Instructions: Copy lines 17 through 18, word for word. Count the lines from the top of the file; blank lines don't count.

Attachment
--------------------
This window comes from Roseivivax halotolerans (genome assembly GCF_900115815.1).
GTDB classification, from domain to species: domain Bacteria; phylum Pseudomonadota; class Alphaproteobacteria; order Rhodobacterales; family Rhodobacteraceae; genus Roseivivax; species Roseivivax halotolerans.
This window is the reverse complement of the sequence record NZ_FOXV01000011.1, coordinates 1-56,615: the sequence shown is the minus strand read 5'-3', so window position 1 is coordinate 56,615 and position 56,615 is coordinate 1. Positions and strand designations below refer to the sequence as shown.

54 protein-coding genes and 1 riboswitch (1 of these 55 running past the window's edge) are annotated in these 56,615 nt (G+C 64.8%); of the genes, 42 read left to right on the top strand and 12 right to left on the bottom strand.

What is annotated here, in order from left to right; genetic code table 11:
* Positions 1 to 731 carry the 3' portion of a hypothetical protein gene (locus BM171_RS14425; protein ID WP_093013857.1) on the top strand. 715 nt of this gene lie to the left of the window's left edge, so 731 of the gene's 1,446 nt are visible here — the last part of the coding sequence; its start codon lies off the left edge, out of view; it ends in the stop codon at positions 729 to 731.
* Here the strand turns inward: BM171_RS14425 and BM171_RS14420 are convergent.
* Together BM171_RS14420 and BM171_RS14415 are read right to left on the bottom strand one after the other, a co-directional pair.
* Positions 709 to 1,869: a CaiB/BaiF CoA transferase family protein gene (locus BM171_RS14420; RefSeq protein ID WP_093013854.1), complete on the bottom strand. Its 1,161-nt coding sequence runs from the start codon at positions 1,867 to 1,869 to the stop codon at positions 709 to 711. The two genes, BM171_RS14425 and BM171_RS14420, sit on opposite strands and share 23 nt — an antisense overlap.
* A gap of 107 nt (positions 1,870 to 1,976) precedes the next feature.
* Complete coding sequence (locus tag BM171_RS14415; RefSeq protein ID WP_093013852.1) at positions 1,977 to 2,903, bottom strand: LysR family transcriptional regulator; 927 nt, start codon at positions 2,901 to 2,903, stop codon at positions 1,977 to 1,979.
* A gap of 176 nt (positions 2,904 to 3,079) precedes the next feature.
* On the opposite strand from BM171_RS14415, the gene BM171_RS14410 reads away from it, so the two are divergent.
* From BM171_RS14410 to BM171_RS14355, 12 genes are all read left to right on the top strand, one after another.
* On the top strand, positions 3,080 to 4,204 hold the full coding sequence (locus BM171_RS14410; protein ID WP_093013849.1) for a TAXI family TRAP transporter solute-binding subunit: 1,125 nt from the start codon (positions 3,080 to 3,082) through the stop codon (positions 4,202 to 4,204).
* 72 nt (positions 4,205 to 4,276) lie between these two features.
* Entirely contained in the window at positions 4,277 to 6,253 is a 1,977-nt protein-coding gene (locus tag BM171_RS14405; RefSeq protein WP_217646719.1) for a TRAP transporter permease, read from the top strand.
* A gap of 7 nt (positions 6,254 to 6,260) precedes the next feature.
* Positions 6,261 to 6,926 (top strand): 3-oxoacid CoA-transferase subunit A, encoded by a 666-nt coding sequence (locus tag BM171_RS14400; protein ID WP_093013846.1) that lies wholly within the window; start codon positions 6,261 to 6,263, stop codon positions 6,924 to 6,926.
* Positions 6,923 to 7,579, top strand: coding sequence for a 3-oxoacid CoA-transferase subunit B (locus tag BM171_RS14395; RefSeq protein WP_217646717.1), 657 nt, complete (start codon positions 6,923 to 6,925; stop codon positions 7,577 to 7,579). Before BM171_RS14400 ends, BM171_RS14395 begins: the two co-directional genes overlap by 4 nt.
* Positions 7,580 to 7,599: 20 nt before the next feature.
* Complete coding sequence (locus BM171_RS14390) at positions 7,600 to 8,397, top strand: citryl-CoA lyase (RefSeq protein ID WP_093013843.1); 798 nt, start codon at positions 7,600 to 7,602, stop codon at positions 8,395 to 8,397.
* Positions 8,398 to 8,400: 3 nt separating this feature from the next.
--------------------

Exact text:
* Entirely contained in the window at positions 4,277 to 6,253 is a 1,977-nt protein-coding gene (locus tag BM171_RS14405; RefSeq protein WP_217646719.1) for a TRAP transporter permease, read from the top strand.
* A gap of 7 nt (positions 6,254 to 6,260) precedes the next feature.